Trend projections observe your historical sales data to plan your future sales strategies. This demand forecasting methodology is straightforward and intuitive. You must observe both when sales changed and why.
For example, consider an eCommerce store that sells kitchen supplies. Using demand forecasting, this store can observe that its months of high activity precede holidays or change with the season. They can use this forecast to strategize their wholesale orders, shipping methods, and promotions.
Additionally, they can observe one-time spikes in demand to dismiss them from their methodology. For instance, if demand increases due to a celebrity endorsement, they cannot count on that again.
Sales force composite
A sales force composite is a short-term demand forecasting method that uses the intuition of the sales team to interpret customer feedback and take advantage of market trends.
For instance, businesses during the COVID pandemic that sell office supplies have had to observe changes in their demand structure and their consumer base. Rather than sell in bulk to offices, they have been remarketing to customers who need supplies for their home offices.
Market research is an active demand forecasting method that takes advantage of customer demographics to create a marketing plan. For instance, a new eCommerce site can use market research in the form of interactive consumer assessments and surveys to get a feel for their customers’ pain points. Finding out, for instance, that home office workers of a certain age love a company’s chairs can reshape that business’s marketing strategy within their demographic, including income, location, and employment status.
Econometric demand forecasts observe market changes and other external forces to create an organic picture of a company’s product demand. For example, a business that sells luxury beauty products may observe that due to changing economic conditions, the personal debt level is increasing among their customers, making their products less valuable. Conversely, a home repair supplier may discover an increase in demand for their services in the same period.
The Delphi method uses the assessments of experts to facilitate a business’s demand forecast. By assembling these experts, summarizing their assessments, and sharing with the group over a series of repetitions, the goal is to come to a consensus about the forecast. Participants in the Delphi method are kept anonymous to increase their candidness.
For example, an eCommerce business can send a questionnaire to experts all over the world to assess their demand forecast. They can collate the responses and present the questions again until they observe a consensus, with which they can form a marketing strategy.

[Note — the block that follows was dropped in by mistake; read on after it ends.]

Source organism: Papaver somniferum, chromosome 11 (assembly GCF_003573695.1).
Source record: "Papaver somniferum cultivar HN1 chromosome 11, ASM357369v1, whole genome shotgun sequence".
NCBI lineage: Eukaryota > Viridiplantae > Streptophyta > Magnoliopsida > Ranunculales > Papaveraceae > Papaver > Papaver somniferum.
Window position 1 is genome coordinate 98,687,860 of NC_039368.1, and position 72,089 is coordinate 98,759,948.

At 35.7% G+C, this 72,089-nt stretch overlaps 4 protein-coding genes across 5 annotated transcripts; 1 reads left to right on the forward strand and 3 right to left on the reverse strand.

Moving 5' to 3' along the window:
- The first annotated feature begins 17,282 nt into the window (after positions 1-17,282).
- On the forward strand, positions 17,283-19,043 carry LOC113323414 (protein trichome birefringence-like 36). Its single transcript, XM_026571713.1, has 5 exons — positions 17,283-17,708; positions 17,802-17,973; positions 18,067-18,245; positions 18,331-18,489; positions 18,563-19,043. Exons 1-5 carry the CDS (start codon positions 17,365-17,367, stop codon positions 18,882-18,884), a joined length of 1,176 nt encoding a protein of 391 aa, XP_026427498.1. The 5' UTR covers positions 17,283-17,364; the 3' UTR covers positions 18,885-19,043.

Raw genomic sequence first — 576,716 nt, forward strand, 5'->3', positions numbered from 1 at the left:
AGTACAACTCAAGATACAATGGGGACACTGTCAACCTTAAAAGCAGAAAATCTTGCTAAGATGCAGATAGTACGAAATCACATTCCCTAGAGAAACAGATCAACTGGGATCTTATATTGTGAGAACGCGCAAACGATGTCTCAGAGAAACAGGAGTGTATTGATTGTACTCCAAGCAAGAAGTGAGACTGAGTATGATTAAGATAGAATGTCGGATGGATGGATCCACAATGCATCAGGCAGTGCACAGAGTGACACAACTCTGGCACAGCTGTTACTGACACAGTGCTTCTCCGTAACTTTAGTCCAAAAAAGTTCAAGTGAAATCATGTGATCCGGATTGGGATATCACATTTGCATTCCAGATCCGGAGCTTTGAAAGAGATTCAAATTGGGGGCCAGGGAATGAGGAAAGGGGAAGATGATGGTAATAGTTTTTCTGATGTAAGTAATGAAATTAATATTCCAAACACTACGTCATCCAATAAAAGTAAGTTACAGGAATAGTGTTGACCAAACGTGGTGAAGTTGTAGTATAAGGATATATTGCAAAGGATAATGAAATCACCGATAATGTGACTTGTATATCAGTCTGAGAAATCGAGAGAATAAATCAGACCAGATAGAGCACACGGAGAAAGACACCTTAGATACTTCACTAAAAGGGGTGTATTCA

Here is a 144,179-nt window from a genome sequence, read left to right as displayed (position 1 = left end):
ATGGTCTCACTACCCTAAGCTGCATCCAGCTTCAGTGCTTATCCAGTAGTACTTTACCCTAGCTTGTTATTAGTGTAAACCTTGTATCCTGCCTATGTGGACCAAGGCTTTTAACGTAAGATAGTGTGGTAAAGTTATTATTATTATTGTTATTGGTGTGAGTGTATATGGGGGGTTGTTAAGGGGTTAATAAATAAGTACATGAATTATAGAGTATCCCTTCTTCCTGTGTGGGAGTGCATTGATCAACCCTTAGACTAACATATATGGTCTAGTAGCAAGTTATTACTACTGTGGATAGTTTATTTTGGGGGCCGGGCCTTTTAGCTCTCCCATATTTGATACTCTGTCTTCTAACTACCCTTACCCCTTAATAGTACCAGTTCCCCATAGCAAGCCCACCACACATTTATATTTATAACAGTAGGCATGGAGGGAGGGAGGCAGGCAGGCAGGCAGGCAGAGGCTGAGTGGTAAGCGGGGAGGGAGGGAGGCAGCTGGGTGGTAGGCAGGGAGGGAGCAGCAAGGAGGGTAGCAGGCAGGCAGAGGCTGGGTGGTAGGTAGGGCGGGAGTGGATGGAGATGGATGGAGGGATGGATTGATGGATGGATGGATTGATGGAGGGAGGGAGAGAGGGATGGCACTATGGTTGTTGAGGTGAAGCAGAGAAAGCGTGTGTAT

Obstacles to Effective Demand Forecasting
Demand forecasters face several obstacles that can impede the data from showing optimum results. Demand forecasting’s methodology itself is not the problem, but rather how certain external factors influence the effectiveness of the forecast.
Supply Chain Inefficiencies
Without a well-planned, operational supply chain, demand forecasting cannot predict consumer behavior. By creating an efficient fulfillment process, you can remove variables from the forecast’s equation. This allows you or your experts to troubleshoot specific problems without dealing with distracting extra data.
Inventory Control Issues
Similarly, a lack of efficient inventory management leads to poor demand forecasting. Companies that frequently over or undersupply their warehouses should consider a third-party fulfillment service that handles inventory efficiently.
Lack of Accurate Reporting
Demand forecasting relies on historical sales data. Therefore, established businesses may have so much data with so many uncertain variables that their forecast is imprecise. Organizing data in a usable form is one of the essential building blocks of a useful demand forecast.
Additional Tips for Effective Demand Forecasting
Track results to gauge success
Demand forecasting cannot remain static. A business’s strategy should change with seasonal, economic, and industry demand.
Diversify supply sources
Redundant sourcing can shield your supply chain from relying too much on a single supplier. Backlogs decrease demand. Therefore, a diverse supply chain can improve your forecast.
Share your data
Your supply chain is a network of systems, all of which should be on the same page in terms of your objectives. By communicating with your supply chain and sharing your forecasts, you ensure that data improves your processes at every level.
Avoid dead stock
Items that never sell are a revenue drain for any eCommerce business. Fulfillment companies can help you manage this stock using effective demand forecasting.
Demand forecasting allows eCommerce businesses to predict consumer needs and optimize supply chains. There is no one methodology to maximize the effectiveness of a demand forecast. Instead, forecasts that use real sales and market data in the context of the economic decisions that shape demand can be combined to help your team identify pitfalls in your business model while playing to your strengths.